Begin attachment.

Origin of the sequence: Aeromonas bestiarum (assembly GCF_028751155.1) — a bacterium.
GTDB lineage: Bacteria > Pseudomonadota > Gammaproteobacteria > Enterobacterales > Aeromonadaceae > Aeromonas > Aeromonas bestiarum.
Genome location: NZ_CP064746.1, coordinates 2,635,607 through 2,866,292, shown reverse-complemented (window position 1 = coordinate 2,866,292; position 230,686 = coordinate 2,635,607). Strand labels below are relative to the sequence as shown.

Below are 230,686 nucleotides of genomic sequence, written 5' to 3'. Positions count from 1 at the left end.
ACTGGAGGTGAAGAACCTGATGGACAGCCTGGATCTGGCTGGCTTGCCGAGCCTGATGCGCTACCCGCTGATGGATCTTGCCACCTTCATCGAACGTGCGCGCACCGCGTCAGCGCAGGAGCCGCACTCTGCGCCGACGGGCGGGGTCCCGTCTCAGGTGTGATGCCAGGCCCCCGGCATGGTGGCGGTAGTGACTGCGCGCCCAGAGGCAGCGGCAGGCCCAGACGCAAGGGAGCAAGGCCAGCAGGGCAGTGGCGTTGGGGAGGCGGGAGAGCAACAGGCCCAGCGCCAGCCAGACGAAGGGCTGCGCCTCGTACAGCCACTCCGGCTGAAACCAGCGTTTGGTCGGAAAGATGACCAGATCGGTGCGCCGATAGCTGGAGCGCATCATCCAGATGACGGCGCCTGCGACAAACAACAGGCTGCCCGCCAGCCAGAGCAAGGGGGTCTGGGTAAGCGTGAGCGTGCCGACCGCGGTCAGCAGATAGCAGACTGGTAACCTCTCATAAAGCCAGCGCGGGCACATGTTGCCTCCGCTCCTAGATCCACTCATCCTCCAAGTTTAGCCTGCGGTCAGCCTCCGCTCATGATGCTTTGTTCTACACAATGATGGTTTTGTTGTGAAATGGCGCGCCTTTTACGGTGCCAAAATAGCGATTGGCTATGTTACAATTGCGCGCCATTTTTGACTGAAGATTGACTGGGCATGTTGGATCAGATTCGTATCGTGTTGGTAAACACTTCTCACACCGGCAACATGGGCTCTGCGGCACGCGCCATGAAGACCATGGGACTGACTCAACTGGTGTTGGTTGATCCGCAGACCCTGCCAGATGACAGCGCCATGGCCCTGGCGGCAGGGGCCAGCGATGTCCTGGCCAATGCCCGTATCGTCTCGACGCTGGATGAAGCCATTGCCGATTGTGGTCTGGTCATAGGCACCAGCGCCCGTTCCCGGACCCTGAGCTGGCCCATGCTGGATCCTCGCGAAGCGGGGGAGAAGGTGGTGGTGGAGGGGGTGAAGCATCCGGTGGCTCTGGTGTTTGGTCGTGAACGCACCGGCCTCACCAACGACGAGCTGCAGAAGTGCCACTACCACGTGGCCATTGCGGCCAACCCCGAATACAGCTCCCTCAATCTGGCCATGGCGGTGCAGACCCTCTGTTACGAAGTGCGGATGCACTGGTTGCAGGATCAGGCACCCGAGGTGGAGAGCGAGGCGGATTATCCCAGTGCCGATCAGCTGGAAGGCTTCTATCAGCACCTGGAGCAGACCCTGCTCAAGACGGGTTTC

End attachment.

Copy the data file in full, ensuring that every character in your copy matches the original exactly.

Origin of the sequence: Aeromonas bestiarum (assembly GCF_028751155.1) — a bacterium.
GTDB lineage: Bacteria > Pseudomonadota > Gammaproteobacteria > Enterobacterales > Aeromonadaceae > Aeromonas > Aeromonas bestiarum.
Genome location: NZ_CP064746.1, coordinates 2,635,607 through 2,866,292, shown reverse-complemented (window position 1 = coordinate 2,866,292; position 230,686 = coordinate 2,635,607). Strand labels below are relative to the sequence as shown.

Below are 230,686 nucleotides of genomic sequence, written 5' to 3'. Positions count from 1 at the left end.
ACTGGAGGTGAAGAACCTGATGGACAGCCTGGATCTGGCTGGCTTGCCGAGCCTGATGCGCTACCCGCTGATGGATCTTGCCACCTTCATCGAACGTGCGCGCACCGCGTCAGCGCAGGAGCCGCACTCTGCGCCGACGGGCGGGGTCCCGTCTCAGGTGTGATGCCAGGCCCCCGGCATGGTGGCGGTAGTGACTGCGCGCCCAGAGGCAGCGGCAGGCCCAGACGCAAGGGAGCAAGGCCAGCAGGGCAGTGGCGTTGGGGAGGCGGGAGAGCAACAGGCCCAGCGCCAGCCAGACGAAGGGCTGCGCCTCGTACAGCCACTCCGGCTGAAACCAGCGTTTGGTCGGAAAGATGACCAGATCGGTGCGCCGATAGCTGGAGCGCATCATCCAGATGACGGCGCCTGCGACAAACAACAGGCTGCCCGCCAGCCAGAGCAAGGGGGTCTGGGTAAGCGTGAGCGTGCCGACCGCGGTCAGCAGATAGCAGACTGGTAACCTCTCATAAAGCCAGCGCGGGCACATGTTGCCTCCGCTCCTAGATCCACTCATCCTCCAAGTTTAGCCTGCGGTCAGCCTCCGCTCATGATGCTTTGTTCTACACAATGATGGTTTTGTTGTGAAATGGCGCGCCTTTTACGGTGCCAAAATAGCGATTGGCTATGTTACAATTGCGCGCCATTTTTGACTGAAGATTGACTGGGCATGTTGGATCAGATTCGTATCGTGTTGGTAAACACTTCTCACACCGGCAACATGGGCTCTGCGGCACGCGCCATGAAGACCATGGGACTGACTCAACTGGTGTTGGTTGATCCGCAGACCCTGCCAGATGACAGCGCCATGGCCCTGGCGGCAGGGGCCAGCGATGTCCTGGCCAATGCCCGTATCGTCTCGACGCTGGATGAAGCCATTGCCGATTGTGGTCTGGTCATAGGCACCAGCGCCCGTTCCCGGACCCTGAGCTGGCCCATGCTGGATCCTCGCGAAGCGGGGGAGAAGGTGGTGGTGGAGGGGGTGAAGCATCCGGTGGCTCTGGTGTTTGGTCGTGAACGCACCGGCCTCACCAACGACGAGCTGCAGAAGTGCCACTACCACGTGGCCATTGCGGCCAACCCCGAATACAGCTCCCTCAATCTGGCCATGGCGGTGCAGACCCTCTGTTACGAAGTGCGGATGCACTGGTTGCAGGATCAGGCACCCGAGGTGGAGAGCGAGGCGGATTATCCCAGTGCCGATCAGCTGGAAGGCTTCTATCAGCACCTGGAGCAGACCCTGCTCAAGACGGGTTTC